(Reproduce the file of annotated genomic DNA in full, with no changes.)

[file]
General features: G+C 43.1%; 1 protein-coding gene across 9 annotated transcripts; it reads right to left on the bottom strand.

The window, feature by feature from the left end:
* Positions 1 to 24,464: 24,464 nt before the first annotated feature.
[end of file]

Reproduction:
General features: G+C 43.1%; 1 protein-coding gene across 9 annotated transcripts; it reads right to left on the bottom strand.

The window, feature by feature from the left end:
* Positions 1 to 24,464: 24,464 nt before the first annotated feature.